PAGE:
As our population continues to grow, so too does our need for more housing.
The CoreLogic Property Pulse takes a look at recently released 2016 Census housing data which identified an increase in housing stock between 2011 and 2016 and how over five years, the type of housing being developed in our capital cities has changed.
Despite being in the midst of a nationwide dwellings construction boom over recent years, the total volume of housing stock increased by a lower proportion in Brisbane, Adelaide, Perth and Hobart between 2011 and 2016 than they did between 2006 and 2011.
Over the five years between the Census collection periods, a shift towards denser housing stock being added to the capital cities is evident.
Interestingly, while driving around inner city areas you would be led to believe that it is higher density units which have been most abundant in new supply, the data points to medium density supply having ramped up the most.
In Sydney (17.9%), Melbourne (61.0%), Brisbane (29.6%), Adelaide (46.5%), Perth (49.4%) and Canberra (36.9%) it was medium density housing types which recorded the greatest increase in stock over the five years.
In each of these cities, except for Adelaide and Perth, separate house stock saw the smallest increase of the three housing types over the five years.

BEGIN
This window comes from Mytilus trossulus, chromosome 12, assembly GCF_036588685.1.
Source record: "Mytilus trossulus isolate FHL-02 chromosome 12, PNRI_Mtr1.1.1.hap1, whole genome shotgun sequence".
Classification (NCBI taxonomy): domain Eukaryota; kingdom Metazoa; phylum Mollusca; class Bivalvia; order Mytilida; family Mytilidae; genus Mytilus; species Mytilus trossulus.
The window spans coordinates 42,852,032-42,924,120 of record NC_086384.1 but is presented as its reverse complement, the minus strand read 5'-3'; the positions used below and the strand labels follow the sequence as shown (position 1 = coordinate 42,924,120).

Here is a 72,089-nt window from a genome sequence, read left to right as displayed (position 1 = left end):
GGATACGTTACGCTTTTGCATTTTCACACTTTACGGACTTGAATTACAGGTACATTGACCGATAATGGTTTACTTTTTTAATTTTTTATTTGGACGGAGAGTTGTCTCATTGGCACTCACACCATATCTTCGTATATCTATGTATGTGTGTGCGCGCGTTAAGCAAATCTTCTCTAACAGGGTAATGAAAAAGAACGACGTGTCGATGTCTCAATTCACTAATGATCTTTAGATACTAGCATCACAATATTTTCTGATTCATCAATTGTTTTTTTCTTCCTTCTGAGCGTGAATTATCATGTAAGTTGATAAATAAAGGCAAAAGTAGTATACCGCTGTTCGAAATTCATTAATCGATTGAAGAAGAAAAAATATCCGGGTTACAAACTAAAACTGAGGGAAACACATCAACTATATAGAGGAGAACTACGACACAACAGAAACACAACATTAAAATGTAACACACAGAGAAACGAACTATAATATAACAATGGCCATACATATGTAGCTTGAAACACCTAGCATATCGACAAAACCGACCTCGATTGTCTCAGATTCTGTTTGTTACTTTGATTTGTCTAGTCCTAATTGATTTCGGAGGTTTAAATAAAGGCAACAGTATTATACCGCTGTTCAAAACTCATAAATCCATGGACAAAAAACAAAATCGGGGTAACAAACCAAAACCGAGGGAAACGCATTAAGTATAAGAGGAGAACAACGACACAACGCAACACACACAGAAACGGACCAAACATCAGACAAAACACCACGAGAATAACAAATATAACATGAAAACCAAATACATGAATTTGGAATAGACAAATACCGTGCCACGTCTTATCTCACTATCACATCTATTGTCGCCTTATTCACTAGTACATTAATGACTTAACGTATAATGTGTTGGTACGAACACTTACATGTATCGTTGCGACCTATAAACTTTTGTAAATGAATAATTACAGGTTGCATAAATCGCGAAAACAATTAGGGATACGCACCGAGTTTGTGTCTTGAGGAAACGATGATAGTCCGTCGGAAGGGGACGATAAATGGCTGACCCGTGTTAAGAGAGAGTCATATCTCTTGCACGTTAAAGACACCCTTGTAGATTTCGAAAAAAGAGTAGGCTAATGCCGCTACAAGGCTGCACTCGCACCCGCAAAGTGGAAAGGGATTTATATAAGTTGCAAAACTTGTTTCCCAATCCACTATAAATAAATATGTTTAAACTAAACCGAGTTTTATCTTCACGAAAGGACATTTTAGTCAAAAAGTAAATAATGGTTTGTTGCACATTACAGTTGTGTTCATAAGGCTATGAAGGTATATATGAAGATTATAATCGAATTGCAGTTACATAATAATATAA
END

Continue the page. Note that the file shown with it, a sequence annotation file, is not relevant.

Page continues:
Looking at the proportion of total housing stock by type based on the Census data, across each capital city, separate houses remain the dominant property type.
However, given the previously presented data, the proportion of separate houses has fallen over recent Census periods.
Despite this, the data indicates that in most capital cities, medium and high density housing remain a relatively small but increasing proportion of the overall housing mix.
Ten years ago in Sydney, 61.7% of housing stock was separate houses, and in the latest Census 55.7% of housing stock was separate houses.
If this trajectory continues by the 2026 Census less than half of Sydney’s housing stock will be separate houses.
With ongoing under investment in much needed infrastructure, there are significant lifestyle benefits associated with living closer to the city centre however, the supply of land in the areas closer to the city centre is limited.
This is leading to increasing levels of medium and higher density dwelling construction and premiums for detached housing located close to the city centres.
Although approvals for these types of properties has slowed recently, it is anticipated that construction of medium and high density dwellings will remain elevated relative to historic levels.
I believe we’ll see the shift towards a greater proportion of capital city housing being medium and high density will continue over the coming years.
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